JpGU-AGU Joint Meeting 2017

Presentation information

[JJ] Poster

S (Solid Earth Sciences) » S-SS Seismology

[S-SS17] [JJ] Fault Rheology and Earthquake Physics

Sun. May 21, 2017 1:45 PM - 3:15 PM Poster Hall (International Exhibition Hall HALL7)

convener:Takanori Matsuzawa(National Research Institute for Earth Science and Disaster Resilience), Takeshi Iinuma(National Research and Development Agency Japan Agency for Marine-Earth Science and Technology), Wataru Tanikawa(Japan Agency for Marine-Earth Science and Technology, Kochi Instutute for Core Sample Research), Hideki Mukoyoshi(Department of Geoscience Interdisciplinary Graduate School of Science and Engineering, Shimane University)

[SSS17-P02] Fault Slip Distribution determined by Automated Source Process Analysis with Teleseismic Body-Wave based on Scaling Relationships Derived from Fault Slip Distributions

*Kenichi Fujita1, Akio Katsumata1, Iwakiri Kazuhiro2, Miho Tanaka2 (1.Meteorological Research Institute, 2.Japan Meteorological Agency)

Keywords:Automated Source Process Analysis, Scaling Relationships, Aftershock Distribution

1. Introduction
We have examined optimized preset parameters for automatic source process analysis with teleseismic body-wave. First, we set size of fault and subfault based on scaling relationships derived from fault slip distribution studies, and we investigated that fault plane included rupture area for many events. Then, we set sampling rate and rise time of basis function based on subfault size, and we investigated that we could avoid instability of the solution caused by setting too high-resolution temporal or spatial parameters for many events. Finally, we set other parameters by using experiential knowledge, and we investigated that we could set all parameters for automatic source process analysis based on hypocenter data and focal mechanism data.
This time, we set parameters more precisely based on event magnitude, we selected stations automatically by using signal-to-noise ratio of waveforms, and pick P-wave onset time automatically by using an auto-pick program for hypocenter determination. Thus we have become to do source process analysis automatically.
In this report, we investigated fault slip distributions of large earthquakes (M≥7.5) determined by automated source process analysis. And for verification, we compared fault slip distributions and aftershock distributions, and others.

2. Analysis Methods
We used the same program package as Iwakiri et al. [2014] for analyzing source process with teleseismic body-wave. This program package is modification of the program package by Kikuchi and Kanamori [2003]. We used broadband waveform data which were downloaded from IRIS DMC HP, and set sampling rate and band-pass filter band based on event magnitude. We used hypocenter data of JMA for events in and around Japan, and USGS for events in other areas. We used focal mechanism data of JMA for events in and around Japan, and W-phase moment tensor of USGS for events in other areas. Hypocenter was assumed as the center of fault plane, and subfault size was set based on event magnitude (number of subfault were fixed). Source-time function was set as triangle functions, and rise time was set based on event magnitude (number of basis function were fixed). Preset source time duration was assumed as the sum of rupture front arriving at the most distant subfault from hypocenter and the source duration of a single subfault (source duration of a single subfault was determined from average slip based on scaling relationships and experiential slip velocity). Velocity structure for Green’s functions were set based on the IASP91 model and the CRUST2.0 model. We used the ABIC [Akaike, [1980]] for temporal and spatial smoothing constraints, and the hyperparameters were set so that ABIC value becomes minimum. Maximum rupture speed was set experientially at 0.70 times of S-wave velocity of near hypocenter.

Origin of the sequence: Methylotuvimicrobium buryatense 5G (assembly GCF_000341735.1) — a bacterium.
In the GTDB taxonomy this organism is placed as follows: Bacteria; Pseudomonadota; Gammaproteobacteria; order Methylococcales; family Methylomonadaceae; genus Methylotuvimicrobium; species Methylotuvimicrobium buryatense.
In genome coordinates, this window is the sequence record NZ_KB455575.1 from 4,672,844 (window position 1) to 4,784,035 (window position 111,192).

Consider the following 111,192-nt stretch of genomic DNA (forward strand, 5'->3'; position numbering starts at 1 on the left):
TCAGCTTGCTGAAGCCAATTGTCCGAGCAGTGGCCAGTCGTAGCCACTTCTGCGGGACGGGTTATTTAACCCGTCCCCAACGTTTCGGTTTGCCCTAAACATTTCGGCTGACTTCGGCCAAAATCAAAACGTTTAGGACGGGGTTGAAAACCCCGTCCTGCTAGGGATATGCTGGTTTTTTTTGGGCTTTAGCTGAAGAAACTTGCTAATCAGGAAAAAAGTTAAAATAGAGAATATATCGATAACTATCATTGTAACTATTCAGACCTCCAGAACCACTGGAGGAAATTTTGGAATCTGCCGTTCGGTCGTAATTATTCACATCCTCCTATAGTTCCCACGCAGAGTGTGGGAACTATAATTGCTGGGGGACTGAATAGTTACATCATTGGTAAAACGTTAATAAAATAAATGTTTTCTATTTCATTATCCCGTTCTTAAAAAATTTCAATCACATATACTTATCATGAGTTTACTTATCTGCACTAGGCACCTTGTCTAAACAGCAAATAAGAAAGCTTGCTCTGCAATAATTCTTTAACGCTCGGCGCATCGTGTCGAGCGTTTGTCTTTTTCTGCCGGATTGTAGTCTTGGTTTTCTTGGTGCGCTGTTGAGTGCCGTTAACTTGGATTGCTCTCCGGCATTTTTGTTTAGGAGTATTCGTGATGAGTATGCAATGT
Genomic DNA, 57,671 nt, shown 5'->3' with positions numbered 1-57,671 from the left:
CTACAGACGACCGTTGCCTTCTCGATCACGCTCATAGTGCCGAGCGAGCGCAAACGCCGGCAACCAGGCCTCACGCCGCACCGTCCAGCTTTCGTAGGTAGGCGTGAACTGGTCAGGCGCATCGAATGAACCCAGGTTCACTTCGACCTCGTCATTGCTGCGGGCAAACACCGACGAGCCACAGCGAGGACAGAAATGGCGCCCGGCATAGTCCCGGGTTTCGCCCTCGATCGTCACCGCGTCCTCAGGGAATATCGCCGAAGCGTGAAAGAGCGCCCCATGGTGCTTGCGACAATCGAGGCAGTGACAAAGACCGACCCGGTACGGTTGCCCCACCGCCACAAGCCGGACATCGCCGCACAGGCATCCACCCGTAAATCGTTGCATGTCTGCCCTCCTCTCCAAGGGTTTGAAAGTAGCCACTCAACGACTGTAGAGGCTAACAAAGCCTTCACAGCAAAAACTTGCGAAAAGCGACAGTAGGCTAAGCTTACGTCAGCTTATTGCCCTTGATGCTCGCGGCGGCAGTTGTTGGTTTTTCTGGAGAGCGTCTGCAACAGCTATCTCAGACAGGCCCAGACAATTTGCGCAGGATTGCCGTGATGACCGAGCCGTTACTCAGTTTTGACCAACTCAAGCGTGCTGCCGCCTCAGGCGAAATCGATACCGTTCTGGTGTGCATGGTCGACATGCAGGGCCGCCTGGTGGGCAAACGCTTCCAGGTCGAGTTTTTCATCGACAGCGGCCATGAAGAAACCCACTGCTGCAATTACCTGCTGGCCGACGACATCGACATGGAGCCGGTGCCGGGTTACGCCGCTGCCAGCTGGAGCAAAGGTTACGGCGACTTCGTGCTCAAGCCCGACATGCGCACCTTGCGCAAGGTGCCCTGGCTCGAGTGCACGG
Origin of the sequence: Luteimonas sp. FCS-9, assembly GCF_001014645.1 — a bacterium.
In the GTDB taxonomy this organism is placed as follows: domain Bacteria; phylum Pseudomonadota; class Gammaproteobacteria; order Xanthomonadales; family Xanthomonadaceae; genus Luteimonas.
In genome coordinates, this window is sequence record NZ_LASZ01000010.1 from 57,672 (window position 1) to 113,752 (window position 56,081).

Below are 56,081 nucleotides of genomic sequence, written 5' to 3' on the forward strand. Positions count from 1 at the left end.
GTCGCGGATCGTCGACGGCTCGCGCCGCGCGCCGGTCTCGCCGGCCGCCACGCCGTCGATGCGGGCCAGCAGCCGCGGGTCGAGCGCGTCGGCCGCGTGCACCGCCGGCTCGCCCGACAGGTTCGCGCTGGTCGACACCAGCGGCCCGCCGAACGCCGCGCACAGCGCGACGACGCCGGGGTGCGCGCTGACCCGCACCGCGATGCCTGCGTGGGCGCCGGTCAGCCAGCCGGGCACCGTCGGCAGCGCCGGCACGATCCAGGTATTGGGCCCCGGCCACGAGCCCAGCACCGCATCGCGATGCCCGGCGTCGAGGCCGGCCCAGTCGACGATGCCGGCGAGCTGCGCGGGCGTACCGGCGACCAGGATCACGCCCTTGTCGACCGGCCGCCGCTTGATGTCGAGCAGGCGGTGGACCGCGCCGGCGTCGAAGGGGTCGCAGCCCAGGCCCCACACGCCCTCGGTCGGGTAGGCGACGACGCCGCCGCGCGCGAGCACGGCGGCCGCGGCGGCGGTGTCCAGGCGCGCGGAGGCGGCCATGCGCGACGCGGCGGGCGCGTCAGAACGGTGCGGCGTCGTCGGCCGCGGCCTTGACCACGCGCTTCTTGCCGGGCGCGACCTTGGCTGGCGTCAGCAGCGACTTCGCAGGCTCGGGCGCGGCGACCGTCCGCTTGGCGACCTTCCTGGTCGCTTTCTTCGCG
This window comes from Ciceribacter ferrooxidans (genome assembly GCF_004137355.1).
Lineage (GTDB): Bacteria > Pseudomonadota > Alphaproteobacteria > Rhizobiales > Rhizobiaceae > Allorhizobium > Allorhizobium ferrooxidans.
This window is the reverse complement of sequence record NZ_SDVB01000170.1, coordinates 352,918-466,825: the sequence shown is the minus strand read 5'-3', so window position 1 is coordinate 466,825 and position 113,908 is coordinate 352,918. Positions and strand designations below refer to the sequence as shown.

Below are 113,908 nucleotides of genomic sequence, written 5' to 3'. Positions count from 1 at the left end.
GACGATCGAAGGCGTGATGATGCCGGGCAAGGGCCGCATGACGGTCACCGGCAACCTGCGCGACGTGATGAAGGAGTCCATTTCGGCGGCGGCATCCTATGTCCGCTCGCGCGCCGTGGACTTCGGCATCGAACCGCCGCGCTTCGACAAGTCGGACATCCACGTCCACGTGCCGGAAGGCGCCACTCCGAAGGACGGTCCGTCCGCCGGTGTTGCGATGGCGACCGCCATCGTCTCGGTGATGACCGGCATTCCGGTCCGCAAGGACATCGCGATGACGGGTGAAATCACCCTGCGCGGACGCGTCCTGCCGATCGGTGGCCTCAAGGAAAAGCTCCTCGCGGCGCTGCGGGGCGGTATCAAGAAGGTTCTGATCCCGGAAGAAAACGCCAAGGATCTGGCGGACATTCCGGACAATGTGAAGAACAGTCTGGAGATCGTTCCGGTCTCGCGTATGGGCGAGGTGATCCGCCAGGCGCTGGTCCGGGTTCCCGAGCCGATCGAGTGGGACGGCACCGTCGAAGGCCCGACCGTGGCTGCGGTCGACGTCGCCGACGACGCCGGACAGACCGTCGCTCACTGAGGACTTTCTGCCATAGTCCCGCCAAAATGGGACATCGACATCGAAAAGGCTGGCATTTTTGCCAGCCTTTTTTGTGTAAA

Event magnitude for preset parameters based on scaling relationships was selected from the magnitude +0.0, +0.1, +0.2, +0.3 of Mw (by JMA CMT solution) or Mww (by USGS W-phase moment tensor), and finally we selected event magnitude for preset parameters so that ABIC value become minimum.

3. Verification Methods
(1) We compared aftershock distribution with slip distribution.
(2) We compared seismic moment estimated by aftershocks with slip distribution (seismic moment release).
(3) We compared tsunami source area with slip distribution.

4. Results
Rupture area analyzed by automatic source process analysis located in and around aftershock area for many events. Large aftershock tended to occur adjacent to rupture area. Seismic moment estimated by aftershocks and seismic moment release from main shock were complementary to each other for some events.

We thank IRIS for providing the broadband waveform data and IASP91 model. We also thank USGS for providing event parameters. We also use the CRUST2.0 model.